New legislation introduced by Duma proposes banning homosexuals from public displays of affection. They would be fined for kissing, holding hands, or any intimate touching otherwise permitted amongst heterosexual partners. In the eyes of the bill’s authors, homosexuality is a western ideology purposefully planted in the minds of Russia’s youth in order to slowly reduce the country’s population.
But even before the Duma voted on the homophobic bill, and before any police began to grab gays for holding hands or kissing in public, many homosexuals withdrew deeper into hiding, away from the eyes of strangers. Fewer and fewer people are brave enough to demonstrate in the streets with rainbow flags. They’ve seen the violent attacks and beatings inflicted on dozens of LGBT activists all across the country. In the provinces, it’s rare to find any place where gays can congregate openly.
But the city of Sochi, the Black Sea resort that was the home of the 2014 Winter Olympics, was until recently something of an exception. It was generally less homophobic, and it had at least one night spot, the Kabaret Mayak, that openly positioned itself as a gay club. It offered great food, friendly service and some of best variety shows in the country.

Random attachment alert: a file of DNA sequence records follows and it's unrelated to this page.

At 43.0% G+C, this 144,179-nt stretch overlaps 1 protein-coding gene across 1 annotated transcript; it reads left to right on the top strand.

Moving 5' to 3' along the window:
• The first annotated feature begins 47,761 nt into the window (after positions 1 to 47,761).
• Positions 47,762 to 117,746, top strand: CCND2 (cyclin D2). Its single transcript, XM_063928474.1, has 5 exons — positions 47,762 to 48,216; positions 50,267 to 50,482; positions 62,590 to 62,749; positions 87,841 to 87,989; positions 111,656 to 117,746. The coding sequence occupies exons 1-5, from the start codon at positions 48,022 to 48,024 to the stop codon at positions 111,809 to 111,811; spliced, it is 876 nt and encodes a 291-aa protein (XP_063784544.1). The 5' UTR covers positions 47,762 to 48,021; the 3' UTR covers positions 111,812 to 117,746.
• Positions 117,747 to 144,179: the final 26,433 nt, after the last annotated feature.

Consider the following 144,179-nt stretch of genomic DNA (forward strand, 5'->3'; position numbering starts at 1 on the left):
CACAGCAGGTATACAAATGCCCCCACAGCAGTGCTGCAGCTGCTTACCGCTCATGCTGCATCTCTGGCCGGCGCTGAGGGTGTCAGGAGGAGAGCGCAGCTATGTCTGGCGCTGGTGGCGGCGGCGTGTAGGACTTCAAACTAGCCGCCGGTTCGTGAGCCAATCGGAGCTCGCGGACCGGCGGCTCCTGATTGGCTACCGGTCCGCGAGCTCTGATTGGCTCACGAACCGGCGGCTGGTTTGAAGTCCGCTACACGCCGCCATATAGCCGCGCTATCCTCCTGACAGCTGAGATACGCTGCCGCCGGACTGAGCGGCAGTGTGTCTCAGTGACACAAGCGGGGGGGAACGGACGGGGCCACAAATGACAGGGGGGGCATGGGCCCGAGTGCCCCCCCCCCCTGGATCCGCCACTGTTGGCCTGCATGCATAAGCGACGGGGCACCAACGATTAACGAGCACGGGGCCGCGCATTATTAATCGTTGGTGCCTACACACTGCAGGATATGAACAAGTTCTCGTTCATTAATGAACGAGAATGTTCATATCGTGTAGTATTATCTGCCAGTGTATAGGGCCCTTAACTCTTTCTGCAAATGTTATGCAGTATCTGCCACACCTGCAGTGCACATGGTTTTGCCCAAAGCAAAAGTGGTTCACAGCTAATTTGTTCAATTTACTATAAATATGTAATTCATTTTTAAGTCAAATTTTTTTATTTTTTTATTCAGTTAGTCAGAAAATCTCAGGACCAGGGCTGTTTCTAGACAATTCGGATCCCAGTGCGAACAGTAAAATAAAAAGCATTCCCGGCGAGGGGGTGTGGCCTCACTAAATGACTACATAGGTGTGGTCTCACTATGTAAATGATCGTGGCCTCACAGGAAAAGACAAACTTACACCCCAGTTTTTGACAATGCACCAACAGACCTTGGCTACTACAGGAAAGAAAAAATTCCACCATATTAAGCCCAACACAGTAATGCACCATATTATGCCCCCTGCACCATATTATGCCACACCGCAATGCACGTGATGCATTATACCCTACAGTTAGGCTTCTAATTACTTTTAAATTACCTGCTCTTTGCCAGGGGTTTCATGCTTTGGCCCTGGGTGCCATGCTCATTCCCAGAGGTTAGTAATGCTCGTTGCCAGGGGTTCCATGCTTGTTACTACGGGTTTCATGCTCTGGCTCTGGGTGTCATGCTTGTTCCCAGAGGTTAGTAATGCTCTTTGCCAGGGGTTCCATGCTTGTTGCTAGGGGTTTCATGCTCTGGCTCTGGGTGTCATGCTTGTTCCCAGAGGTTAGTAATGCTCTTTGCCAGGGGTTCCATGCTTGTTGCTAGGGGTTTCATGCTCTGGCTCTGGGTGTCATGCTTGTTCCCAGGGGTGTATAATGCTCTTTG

Now, that’s over. After more than a decade, the gay couple who own the club, Andrei Tanichev and Roman Kochagov, have decided to move their establishment to a hotel restaurant and change its famous status. “Our new bar is not going to be a gay club, but it will stay tolerant and welcome guests with any sexual orientation,” Kochagov told The Daily Beast.